In the early example (see (9) where *p* = 5) T* _{ab}* was

The general formula for N_{1} is

N_{1} = (*p*-2)T* _{ab}*/

Now as T* _{ab}* has a factor

The *V*^{2} term thus produced could, in theory, merge with the *N*_{2}*h*^{2} term in (19) to produce a *V*^{3} term. This is not very likely, but it is possible. Altogether *p*-3 similar unlikely results of merging are needed until the *V*^{p}^{-3} term is reached which could in theory combine with the final *N _{p}*

So a ladder of *p*-3 consecutive, unlikely mathematical *mergers* need to occur if *v* is to be the *p*th power of *V,* possibly times *p*^{p-1}

Each of the mergers considered above is unlikely. That a sequence of *p*-3 of them should obtain in an unbroken chain is evidently very unlikely indeed. So this is a potential Achilles’ Heel: but it needs to be shown that it leads to an explicit, clear-cut contradiction.

There are two distinctly different cases: (1) when the supernumerary *p*^{p}^{-1} factor is *not* a factor of *v*, (and it *is* a factor of *a*, *b*, or *z*)*, *and (2) when the supernumerary factor *is* a factor of *v*.

These two very different cases will be taken separately. In case (2) T* _{ab}* has the factor

CAN *v* BE A *p*th POWER?

Here we address case (1) when *v* does not have the supernumerary factor and *is* a plain *p*th power. So in this section *v *is *V** ^{p}* and one of

Let the exception (the unknown with the supernumerary factor) be *z*. There is a Note at the end of this Part showing how the reasoning laid out below generalises to the other cases, when *a* or *b* happen to have the supernumerary factor.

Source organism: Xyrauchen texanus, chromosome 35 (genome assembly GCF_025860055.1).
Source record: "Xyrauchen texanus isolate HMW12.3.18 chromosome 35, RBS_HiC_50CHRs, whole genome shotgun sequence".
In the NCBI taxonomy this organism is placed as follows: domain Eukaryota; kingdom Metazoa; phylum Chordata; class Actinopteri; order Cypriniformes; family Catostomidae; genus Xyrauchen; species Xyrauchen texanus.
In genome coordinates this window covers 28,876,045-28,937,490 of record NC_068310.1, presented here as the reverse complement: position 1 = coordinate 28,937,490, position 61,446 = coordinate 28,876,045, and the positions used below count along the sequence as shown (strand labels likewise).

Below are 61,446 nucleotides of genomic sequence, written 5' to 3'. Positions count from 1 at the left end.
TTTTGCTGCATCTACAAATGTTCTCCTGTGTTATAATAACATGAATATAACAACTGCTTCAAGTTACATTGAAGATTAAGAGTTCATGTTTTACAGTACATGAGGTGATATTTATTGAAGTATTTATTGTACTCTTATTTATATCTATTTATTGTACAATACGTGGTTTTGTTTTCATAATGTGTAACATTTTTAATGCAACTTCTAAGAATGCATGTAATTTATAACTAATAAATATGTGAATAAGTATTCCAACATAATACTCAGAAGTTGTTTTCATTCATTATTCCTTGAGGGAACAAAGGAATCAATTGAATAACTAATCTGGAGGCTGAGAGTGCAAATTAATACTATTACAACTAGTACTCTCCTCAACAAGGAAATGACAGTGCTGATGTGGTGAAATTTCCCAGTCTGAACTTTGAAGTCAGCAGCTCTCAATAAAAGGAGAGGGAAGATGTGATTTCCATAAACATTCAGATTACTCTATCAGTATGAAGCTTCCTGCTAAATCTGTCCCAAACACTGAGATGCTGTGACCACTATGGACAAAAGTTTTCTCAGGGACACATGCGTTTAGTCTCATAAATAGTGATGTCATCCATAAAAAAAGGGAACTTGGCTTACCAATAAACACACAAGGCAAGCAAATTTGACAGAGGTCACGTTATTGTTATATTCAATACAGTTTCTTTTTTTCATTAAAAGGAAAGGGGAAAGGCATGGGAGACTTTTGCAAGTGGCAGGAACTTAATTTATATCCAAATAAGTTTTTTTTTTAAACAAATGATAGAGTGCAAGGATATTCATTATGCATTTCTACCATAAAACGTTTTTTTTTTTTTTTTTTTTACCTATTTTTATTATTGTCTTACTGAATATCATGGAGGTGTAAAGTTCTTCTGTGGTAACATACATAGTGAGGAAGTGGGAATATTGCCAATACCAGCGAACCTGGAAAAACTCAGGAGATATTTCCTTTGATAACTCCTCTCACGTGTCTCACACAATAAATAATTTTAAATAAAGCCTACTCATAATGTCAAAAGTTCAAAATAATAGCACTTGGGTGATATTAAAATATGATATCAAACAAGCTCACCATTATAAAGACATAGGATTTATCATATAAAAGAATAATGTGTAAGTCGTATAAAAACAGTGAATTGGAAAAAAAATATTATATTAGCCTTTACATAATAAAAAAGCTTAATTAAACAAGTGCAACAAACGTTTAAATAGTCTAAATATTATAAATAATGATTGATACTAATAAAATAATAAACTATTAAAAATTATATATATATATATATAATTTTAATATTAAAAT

Now equation (1) and its derivative (19) can only be satisfied by unique natural number unknowns *a, b, *and* h* if, among other things, T* _{ab}* is divisible by

The main question is whether a *V* meeting this condition… plus the full set of requirements (‘mergers’) mentioned above, is logically possible.

Consider the possible structure of *V*:

Now the general form of T* _{ab}* is symmetric: it begins with

Recapping (19), *V ^{p}* = {T

So *V* will have the general form *A*^{p}^{-3} + *B*^{p}^{-3} + *y*, where *y* is whatever natural number is needed to make the total up to *V*..……………………………………(24)

Raising this expression for *V* to the *p*th power, and treating (*A*^{p}^{-3}* + B*^{p}^{-3}) as a unit, using the Prime Binomial Lemma,

*V** ^{p}* =

So, from the reasoning above, the last two *y* terms combined are expected to have the factor *AB*. **[NR18]**